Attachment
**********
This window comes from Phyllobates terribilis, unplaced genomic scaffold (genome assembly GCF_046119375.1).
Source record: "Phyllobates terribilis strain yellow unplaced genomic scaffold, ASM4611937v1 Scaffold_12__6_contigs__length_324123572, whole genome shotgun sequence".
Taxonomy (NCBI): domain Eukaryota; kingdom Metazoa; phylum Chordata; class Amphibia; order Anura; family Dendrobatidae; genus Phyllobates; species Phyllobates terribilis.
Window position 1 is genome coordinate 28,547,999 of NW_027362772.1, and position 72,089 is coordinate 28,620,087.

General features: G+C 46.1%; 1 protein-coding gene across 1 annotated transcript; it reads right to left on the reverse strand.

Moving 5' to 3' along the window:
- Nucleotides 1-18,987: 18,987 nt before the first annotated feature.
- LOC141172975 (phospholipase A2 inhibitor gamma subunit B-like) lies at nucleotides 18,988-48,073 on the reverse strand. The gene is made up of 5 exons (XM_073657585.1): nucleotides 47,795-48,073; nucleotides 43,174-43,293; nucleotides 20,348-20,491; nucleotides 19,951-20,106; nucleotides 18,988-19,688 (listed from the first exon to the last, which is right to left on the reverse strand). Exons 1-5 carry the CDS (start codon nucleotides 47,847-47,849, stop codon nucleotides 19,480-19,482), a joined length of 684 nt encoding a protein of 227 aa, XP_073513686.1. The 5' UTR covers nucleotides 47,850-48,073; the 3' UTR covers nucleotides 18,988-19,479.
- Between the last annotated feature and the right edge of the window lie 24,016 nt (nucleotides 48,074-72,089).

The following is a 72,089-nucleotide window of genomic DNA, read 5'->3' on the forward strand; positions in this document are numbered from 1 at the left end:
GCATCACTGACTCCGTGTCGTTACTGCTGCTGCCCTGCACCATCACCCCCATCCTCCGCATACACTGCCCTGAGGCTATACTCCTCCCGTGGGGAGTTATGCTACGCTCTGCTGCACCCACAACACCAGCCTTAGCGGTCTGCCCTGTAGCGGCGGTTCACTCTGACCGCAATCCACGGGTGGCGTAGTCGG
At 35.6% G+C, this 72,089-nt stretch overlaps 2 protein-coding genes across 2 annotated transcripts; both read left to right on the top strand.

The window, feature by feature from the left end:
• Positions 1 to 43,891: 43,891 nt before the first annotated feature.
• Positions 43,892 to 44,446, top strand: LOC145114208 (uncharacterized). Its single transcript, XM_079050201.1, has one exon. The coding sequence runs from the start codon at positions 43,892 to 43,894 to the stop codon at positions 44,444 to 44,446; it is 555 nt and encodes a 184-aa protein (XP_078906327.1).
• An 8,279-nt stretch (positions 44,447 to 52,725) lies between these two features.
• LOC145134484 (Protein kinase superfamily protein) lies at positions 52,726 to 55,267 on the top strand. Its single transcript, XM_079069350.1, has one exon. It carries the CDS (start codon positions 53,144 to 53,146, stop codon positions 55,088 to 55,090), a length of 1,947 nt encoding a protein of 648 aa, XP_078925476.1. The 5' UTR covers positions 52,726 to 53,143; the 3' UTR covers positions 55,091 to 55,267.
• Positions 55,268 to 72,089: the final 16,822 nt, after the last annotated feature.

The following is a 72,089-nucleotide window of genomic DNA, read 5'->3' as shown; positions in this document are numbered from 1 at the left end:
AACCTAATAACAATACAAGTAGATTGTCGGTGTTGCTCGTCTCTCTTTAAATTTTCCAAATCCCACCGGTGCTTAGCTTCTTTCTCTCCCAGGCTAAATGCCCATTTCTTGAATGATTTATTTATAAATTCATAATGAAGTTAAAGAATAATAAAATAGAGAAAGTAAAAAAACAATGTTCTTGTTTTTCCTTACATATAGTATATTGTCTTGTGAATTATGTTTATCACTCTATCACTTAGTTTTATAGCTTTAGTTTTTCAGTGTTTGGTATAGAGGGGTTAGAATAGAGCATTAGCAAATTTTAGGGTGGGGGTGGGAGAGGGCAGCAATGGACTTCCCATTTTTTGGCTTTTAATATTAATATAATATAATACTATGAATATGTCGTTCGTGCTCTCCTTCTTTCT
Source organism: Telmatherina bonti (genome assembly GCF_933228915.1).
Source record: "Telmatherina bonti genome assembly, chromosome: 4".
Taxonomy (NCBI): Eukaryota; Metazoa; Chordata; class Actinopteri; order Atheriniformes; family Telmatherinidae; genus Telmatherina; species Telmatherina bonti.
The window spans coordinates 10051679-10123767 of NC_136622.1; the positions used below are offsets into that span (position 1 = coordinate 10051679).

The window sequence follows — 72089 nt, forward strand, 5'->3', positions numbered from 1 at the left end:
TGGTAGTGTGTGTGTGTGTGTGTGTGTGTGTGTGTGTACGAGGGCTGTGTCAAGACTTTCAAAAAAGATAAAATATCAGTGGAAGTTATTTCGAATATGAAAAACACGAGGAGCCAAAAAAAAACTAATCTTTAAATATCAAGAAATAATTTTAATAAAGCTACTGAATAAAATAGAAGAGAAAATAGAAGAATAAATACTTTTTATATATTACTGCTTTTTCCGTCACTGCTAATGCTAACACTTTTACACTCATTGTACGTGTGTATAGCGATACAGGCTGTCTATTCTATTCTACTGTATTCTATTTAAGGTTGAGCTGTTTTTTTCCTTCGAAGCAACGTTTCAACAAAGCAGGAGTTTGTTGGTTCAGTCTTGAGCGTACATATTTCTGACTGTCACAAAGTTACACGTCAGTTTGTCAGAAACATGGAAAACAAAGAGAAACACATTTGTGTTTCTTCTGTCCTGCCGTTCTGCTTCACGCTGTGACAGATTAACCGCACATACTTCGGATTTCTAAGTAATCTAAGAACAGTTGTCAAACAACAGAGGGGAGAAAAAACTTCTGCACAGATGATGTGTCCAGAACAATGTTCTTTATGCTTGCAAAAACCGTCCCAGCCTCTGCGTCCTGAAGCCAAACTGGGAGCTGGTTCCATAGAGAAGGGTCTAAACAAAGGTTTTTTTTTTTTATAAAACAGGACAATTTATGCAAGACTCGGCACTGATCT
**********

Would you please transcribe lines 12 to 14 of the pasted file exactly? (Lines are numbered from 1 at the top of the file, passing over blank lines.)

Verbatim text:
At 35.6% G+C, this 72,089-nt stretch overlaps 2 protein-coding genes across 2 annotated transcripts; both read left to right on the top strand.

The window, feature by feature from the left end:
• Positions 1 to 43,891: 43,891 nt before the first annotated feature.